More often than not, it will be someone who has picked up hitchhikers before. This is usually the older generation, but not always. Camper vans/caravans seem to love hitchhikers. Whoever it is, just be yourself, talk, and relax.
Be prepared to walk all day
Hitching can be very frustrating at times. You can be standing for hours in the baking sun, or shivering in the freezing cold, watching car after car pass you by. It can take hours before you get a ride, and you should be prepared to wait all day if needs be. Don’t be surprised if you start talking to yourself! Make sure you have enough food and water for the day. You should always be prepared for anything! Sunscreen, a hat, rain poncho, a map etc.
If you catch a lift but the driver says he can only take you so far, ask if you can be dropped at a good spot for getting more rides, e.g. a gas station or a toll place.
Signs catch a driver's attention. Simple signs like ‘north’ or ‘south’ are very effective, but if you’re not going to a specific place then use a quirky sign that will make the driver smile or laugh. Something cheeky, such as ‘to infinity… and beyond!’ or ‘to Mars, but not Jupiter’, will make drivers pull over to see what you are like. You want a sign that can be easily seen from afar and give the driver enough time to consider if he/she wants to pick you up or not.
You should always offer money for petrol. More often than not the driver will turn it down, but it’s the gesture that counts. If you stop off at a service station then buy some food or drink, share it around.
A token of thanks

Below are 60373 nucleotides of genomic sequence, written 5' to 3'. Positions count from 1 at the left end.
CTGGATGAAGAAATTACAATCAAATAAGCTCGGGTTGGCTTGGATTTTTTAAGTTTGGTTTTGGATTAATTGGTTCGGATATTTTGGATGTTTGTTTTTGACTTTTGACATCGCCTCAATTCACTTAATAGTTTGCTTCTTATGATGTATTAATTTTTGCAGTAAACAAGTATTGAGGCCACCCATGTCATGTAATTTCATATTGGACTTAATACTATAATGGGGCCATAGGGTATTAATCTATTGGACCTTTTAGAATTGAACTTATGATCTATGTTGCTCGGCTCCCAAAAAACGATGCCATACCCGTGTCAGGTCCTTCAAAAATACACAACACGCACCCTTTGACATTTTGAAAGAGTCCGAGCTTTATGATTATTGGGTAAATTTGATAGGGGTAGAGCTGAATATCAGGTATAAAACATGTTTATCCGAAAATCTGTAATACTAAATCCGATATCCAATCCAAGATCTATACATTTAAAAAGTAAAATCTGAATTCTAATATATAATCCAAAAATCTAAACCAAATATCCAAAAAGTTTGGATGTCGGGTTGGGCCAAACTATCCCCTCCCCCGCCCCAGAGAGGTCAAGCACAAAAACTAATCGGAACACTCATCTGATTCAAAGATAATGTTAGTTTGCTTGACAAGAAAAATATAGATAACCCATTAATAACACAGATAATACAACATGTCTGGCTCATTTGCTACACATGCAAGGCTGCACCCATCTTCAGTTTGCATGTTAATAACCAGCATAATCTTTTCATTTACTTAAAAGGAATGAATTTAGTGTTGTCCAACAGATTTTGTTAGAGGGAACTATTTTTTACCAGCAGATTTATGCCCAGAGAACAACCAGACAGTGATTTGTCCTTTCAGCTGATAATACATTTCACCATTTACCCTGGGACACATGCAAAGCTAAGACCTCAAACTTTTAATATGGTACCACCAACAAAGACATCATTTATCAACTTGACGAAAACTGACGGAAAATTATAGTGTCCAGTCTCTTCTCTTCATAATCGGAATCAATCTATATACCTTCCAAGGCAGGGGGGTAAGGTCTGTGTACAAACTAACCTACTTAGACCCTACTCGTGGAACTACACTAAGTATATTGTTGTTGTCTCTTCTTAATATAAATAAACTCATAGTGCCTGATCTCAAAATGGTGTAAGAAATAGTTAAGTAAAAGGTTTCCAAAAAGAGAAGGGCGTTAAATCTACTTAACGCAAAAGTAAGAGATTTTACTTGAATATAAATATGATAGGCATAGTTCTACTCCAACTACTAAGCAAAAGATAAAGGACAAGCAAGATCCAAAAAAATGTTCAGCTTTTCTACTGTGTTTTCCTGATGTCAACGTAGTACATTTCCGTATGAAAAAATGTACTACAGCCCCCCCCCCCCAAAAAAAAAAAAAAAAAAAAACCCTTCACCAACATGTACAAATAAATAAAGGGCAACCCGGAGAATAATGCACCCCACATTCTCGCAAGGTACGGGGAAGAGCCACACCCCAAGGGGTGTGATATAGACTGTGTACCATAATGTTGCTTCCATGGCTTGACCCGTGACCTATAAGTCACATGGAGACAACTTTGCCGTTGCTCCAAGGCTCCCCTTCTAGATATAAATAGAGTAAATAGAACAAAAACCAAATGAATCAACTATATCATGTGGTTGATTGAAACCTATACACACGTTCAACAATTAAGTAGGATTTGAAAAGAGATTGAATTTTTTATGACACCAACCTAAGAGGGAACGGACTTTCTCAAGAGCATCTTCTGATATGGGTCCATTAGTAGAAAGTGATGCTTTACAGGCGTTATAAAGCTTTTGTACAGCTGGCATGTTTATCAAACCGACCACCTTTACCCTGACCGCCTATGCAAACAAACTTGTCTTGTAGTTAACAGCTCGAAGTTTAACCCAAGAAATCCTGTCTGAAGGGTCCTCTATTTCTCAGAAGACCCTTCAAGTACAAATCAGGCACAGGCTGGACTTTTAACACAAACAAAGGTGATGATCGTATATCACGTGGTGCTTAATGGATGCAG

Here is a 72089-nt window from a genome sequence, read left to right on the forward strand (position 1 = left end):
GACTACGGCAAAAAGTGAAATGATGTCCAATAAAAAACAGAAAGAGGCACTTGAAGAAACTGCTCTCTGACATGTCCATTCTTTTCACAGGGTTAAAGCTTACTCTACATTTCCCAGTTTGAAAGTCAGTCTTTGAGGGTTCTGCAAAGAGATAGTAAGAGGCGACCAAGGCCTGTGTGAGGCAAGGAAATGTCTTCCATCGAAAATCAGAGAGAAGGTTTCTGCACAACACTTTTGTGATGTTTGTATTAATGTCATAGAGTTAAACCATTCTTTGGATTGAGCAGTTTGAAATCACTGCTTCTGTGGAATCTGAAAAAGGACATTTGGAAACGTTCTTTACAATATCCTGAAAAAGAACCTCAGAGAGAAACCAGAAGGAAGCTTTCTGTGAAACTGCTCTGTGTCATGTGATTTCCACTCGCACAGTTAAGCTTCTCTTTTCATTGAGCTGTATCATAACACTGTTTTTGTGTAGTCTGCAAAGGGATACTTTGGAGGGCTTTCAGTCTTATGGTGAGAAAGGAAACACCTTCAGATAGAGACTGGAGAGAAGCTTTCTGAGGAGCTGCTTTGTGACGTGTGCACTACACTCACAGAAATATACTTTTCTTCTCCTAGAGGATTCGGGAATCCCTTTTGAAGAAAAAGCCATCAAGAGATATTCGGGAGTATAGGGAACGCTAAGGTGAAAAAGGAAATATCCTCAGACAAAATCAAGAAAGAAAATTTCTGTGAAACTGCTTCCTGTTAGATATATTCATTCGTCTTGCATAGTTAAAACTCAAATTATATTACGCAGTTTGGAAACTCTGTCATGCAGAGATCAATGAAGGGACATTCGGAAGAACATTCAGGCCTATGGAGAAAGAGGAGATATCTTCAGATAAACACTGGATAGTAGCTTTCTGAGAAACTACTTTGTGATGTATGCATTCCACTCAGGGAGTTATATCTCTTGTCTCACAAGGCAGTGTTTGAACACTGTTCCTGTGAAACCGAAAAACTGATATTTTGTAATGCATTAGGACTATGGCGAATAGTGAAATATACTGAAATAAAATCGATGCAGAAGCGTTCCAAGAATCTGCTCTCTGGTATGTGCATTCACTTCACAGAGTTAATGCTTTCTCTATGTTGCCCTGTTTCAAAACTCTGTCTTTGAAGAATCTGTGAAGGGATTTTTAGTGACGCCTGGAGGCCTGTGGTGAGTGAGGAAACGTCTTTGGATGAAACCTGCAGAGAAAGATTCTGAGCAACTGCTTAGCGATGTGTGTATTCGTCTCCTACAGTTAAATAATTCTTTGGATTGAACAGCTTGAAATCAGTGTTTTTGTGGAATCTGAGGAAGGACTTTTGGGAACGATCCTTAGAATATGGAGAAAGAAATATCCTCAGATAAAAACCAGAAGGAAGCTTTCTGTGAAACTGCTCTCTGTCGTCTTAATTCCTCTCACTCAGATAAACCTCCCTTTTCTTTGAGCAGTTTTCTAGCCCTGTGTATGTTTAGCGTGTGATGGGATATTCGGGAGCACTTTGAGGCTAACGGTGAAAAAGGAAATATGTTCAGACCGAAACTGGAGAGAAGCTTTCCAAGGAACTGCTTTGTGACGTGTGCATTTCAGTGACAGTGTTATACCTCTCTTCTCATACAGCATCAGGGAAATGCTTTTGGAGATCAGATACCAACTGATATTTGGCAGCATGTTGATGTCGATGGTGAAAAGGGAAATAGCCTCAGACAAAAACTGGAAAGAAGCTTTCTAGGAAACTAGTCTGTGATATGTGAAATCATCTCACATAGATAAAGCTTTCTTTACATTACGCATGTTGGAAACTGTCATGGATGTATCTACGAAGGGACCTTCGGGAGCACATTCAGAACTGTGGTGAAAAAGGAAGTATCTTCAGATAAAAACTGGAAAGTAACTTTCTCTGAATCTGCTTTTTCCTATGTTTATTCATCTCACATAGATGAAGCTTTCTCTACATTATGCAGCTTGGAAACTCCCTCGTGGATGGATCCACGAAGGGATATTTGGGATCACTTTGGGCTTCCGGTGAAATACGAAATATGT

A nice little touch is to give a token of your appreciation. Hitchhikers hike for the adventure. So do the drivers. It is a story to tell the family or friends in the evening. Give them a memento, no matter how small. Something for them to talk about. It is a permanent memory. A good token is a postcard with a message like “Thank you so much for the ride! It was so nice of you to pick me up. If you ever need a ride when you are in my country then e-mail me on... you’ve made my day!”
You don’t always need to say yes to someone. If it doesn’t feel right, don’t do it. Trust your instincts. Just because a woman picks you up, or a family, doesn’t mean you can trust them.
Sometimes it can be a good idea to take down the number plate, just in case. Its good to have on record if you ever need to contact the police.
Eyes and ears
Keep them open! Do not fall asleep whilst hitching. It is rude and more often than not you will find yourself on the side of the road again. You must always be polite, and that means talking lots.
All these books encapsulate the spirit of hitchhiking:
- On the Road - Jack Kerouac
- The Grapes of Wrath - John Stienbeck
- Breakfast of Champions - Kurt Vonnegut
- The Hitchhiker's Guide to the Galaxy - Douglas Adams
- Hitchhiker's Guide to Europe - Ken Welsh
- Into the Wild - Jon Krakauer
- Around Ireland with a Fridge - Tony Hawks
- Off the Map - Hibikina Chickena and Kika Kat
- Even Cowgirls get the Blues - Tom Robbins
About the Author: Macca Sherifi
Macca is gapyear.com's travel editor and writes on a myriad of topics, giving the best travel advice in an easy-to-read style that he would describe as 'cutesy'. His two passions are travelling and writing, which is lucky, because he's a travel writer. Macca travelled for 20 months non-stop, never settling in one place for more than a week or two, living to travel and travelling to live. In his spare time, he reads about travelling, thinks about travelling, and then travels. If that fails he still harbours hopes of being a professional rugby player...